A Pseudoscience Course

 

(This 730th Buffalo Sunday News column was first published on March 27, 2005.)

 

We're in good hands.

 

In my annual April Fool visit to the realm of pseudoscience, I visited Center for Inquiry Research Fellow Chris Whittle's University at Buffalo honors class studying the so-called supernatural.

 

His 21 students are investigating reports of everything from coffee shop ghosts in Clarence (Alyssa Brown) to the monster South Bay Bessie in Lake Erie (Ryan McNerney); from the physics of quack medical devices (Chris Wirz) to voices heard over white noise (Heather Camp); from the reported odd behavior of the Buffalo Museum of Science's mummies (Hajan Thomas, Luke Mohr, Jon Morabito, Peter Ruocco and Laura Karnath) to the contemporary local occurrence of panthers (Sarah Finch); from abominable snowmen in Washington state (William King and Chris LaFleur) to giant frogs in Buffalo's old Central Terminal basement (Ian Phillips).

 

"It's all nonsense," may be your first reaction -- as was my own -- but these bright and energetic young men and women have been asked to take their responsibilities seriously and to examine their assigned aspect of what some -- but unfortunately not most -- of us think of as weirdness with objectivity.

 

I think that these students are doing a quite remarkable job.

 

The most serious problem in carrying out their research that they identified to me is bringing objectivity to their task. When you're a member of a university community, the identified home of science and rationality, that's not so easy to do. When you're taught by a Center for Inquiry representative, you know which way the class is slanted. And when a pre-test identifies you as a skeptic yourself, you know you will find it difficult to suspend your beliefs. But when they took turns on a recent Saturday morning to describe their individual investigations, these students demonstrated to me that they handle these limitations well. They clearly give those who believe in these strange ideas and behaviors every opportunity to present their point of view.

 

Students with Technical Equipment at the Museum

A number of the students are also apprenticing with senior Center for Inquiry staff members, people like Joe Nickell, Tom Flynn, Andrew Skolnick and Ben Radford. That gives them access to the extensive Center library and collections where they find vampire hunting kits and seance spirit trumpets and from which they can borrow such equipment as electro-magnetic force meters, Geiger counters and infrared film cameras for their investigations.

 

Two investigations I find especially interesting.

 

One is Nathan Brandwein's study of so-called "real vampires" -- yes, vampires. These are not people restricted to Transylvania: a quick web check locates at least 45 here in Buffalo. There are several roles: sanguinarians who drink human blood and psi-vampires who instead get their boost through psychic energy. At least they're not modern-day Draculas: they have volunteer donors. One vampire website even welcomes the following: "Vampires, Wiccans, WereCreatures, Goths, Pagans, Dragons, the Fae (all types, Fairies, Sidhe, Elves, etc.), Donors and Supporters."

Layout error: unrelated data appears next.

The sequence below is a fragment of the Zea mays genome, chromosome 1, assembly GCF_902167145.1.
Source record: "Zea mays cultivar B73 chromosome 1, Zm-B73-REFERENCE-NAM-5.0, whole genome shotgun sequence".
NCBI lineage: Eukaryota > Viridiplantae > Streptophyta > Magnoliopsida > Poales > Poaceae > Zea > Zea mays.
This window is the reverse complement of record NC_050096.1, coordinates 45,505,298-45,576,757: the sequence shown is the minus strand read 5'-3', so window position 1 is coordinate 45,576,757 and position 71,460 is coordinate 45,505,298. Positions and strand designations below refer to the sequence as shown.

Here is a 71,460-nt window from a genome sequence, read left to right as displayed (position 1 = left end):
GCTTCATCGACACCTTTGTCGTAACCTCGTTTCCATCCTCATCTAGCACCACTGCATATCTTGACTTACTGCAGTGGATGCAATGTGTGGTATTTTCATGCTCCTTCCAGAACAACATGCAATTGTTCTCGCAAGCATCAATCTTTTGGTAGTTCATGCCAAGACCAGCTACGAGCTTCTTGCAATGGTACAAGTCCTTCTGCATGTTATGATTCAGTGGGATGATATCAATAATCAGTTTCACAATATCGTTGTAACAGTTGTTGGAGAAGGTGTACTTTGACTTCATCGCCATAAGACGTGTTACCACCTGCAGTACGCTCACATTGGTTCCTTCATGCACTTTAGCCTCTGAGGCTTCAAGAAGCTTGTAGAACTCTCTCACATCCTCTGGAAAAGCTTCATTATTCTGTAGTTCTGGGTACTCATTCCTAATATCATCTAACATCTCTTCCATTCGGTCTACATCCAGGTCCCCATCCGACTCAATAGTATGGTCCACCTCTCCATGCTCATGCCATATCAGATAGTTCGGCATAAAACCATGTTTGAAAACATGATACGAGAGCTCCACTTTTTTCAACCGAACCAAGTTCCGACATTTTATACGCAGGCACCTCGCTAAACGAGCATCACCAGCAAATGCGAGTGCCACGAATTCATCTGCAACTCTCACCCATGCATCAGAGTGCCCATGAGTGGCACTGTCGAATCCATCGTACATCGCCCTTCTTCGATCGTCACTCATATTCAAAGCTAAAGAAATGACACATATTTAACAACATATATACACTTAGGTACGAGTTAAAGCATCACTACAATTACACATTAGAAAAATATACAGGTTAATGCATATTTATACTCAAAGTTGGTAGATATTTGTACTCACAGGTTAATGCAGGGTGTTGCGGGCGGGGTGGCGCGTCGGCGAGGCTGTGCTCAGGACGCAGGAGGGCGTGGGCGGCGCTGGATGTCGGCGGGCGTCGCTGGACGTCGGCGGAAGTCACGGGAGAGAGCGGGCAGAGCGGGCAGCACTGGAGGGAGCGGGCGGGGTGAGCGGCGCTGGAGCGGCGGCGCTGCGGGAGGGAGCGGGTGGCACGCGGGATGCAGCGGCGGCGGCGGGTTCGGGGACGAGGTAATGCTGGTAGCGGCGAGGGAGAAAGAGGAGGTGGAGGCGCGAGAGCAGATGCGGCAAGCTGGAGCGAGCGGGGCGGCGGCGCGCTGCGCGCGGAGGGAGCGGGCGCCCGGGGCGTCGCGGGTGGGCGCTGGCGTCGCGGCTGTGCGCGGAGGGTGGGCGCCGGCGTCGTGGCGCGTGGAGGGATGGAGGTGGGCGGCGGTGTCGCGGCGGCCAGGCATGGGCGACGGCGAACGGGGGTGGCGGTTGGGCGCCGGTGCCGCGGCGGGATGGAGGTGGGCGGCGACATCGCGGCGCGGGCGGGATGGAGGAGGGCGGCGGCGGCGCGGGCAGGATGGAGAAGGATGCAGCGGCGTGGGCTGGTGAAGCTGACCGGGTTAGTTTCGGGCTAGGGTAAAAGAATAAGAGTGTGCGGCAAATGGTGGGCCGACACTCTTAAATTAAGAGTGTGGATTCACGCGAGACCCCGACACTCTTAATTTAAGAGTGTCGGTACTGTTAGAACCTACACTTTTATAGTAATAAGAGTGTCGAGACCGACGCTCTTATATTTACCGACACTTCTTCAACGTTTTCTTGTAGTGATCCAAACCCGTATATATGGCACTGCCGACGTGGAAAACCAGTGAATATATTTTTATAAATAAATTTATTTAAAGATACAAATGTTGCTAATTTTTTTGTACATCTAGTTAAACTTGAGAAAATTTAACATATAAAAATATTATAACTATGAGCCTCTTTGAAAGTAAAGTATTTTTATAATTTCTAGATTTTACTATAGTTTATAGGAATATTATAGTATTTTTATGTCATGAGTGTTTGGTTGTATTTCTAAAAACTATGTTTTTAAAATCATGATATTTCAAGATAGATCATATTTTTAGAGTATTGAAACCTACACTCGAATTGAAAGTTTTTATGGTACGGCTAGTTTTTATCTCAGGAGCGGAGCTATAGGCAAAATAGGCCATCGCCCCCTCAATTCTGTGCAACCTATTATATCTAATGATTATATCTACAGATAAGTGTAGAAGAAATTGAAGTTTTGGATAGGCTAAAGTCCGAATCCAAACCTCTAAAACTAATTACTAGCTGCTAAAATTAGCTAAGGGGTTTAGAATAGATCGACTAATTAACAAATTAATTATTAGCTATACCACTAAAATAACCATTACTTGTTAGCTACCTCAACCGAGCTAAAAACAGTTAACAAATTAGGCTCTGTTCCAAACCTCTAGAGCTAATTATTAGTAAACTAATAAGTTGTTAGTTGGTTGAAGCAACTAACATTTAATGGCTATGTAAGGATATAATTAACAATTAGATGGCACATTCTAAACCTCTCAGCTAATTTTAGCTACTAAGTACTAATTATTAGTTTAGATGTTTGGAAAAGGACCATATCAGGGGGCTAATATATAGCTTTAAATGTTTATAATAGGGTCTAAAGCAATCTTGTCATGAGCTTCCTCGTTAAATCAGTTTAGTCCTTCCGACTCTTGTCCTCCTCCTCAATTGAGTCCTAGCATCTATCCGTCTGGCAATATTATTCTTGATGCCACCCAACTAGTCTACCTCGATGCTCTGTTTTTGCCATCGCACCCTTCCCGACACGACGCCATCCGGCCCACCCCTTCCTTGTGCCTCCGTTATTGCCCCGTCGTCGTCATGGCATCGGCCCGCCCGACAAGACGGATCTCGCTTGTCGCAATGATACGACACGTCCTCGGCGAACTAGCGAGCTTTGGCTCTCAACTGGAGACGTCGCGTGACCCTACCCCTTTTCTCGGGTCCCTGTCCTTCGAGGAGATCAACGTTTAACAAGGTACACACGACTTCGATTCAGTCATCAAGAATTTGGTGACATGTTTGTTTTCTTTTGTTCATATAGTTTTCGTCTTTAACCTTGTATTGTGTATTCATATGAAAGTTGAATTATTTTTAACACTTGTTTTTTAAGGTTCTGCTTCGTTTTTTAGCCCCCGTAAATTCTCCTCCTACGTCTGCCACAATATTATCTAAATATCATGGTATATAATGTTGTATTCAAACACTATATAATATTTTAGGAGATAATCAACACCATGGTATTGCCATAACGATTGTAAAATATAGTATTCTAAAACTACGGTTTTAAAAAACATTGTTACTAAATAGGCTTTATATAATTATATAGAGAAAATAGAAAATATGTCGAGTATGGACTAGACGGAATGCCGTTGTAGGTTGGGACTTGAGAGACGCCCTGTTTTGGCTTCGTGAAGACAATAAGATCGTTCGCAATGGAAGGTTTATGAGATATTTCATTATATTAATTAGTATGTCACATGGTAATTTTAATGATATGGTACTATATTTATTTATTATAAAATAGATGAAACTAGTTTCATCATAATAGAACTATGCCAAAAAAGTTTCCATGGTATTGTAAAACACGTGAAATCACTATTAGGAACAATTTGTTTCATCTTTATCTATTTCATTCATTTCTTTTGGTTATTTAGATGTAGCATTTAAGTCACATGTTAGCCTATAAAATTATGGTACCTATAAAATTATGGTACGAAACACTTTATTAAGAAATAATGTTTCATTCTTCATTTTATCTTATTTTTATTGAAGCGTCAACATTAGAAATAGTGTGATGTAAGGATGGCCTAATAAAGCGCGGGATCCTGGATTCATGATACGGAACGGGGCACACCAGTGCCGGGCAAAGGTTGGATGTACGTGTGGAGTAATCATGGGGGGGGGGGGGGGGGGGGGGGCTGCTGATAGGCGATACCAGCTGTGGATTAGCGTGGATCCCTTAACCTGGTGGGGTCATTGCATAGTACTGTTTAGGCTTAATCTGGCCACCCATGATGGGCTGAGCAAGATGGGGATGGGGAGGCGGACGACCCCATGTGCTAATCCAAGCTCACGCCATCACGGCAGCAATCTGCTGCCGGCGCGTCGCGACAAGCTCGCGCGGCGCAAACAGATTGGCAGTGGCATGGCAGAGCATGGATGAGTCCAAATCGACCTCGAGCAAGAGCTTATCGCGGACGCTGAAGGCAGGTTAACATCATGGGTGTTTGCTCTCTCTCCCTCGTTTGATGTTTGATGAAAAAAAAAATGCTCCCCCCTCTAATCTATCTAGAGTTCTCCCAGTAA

While I am put off by the idea of drinking blood of any kind, some of us eat animal-based blood sausage and blood soup. At least these vampires warn each other to check their blood source to avoid such virulent agents as HIV and hepatitis C.

 

Unfortunately, there is a frightening response to this. Some people have taken up the call of the TV program "Buffy the Vampire Slayer" and have nominated themselves vampire hunters. Surely this illustrates how far fiction can take us in a world inhabited by more than a few psychotics.

 

The other investigation I found interesting is Matt Sommer's study of religion. I honor this young man for taking on a subject as difficult and controversial as this. It appears to me, moreover, that he is addressing his study with both care and honesty and his interim conclusions I find most interesting. He is looking at some of the objective facts about the Bible -- for example, authorship -- but he is more concerned with how people react to religion and the problems associated with those reactions. At the opposite extremes, fundamentalist believers and atheists, he feels, have support groups within which they can reinforce each other; the questioning agnostics, on the other hand, are more often on their own and therefore face tougher psychological and social problems.

 

I remain uncomfortable with those who accept astrology, ghosts, haunted houses, vampires, faith healing and other aspects of pseudoscience, but we know that these things are abroad in the land and I am happy to have bright youngsters bringing their intellects to bear and shedding light on them.-- Gerry Rising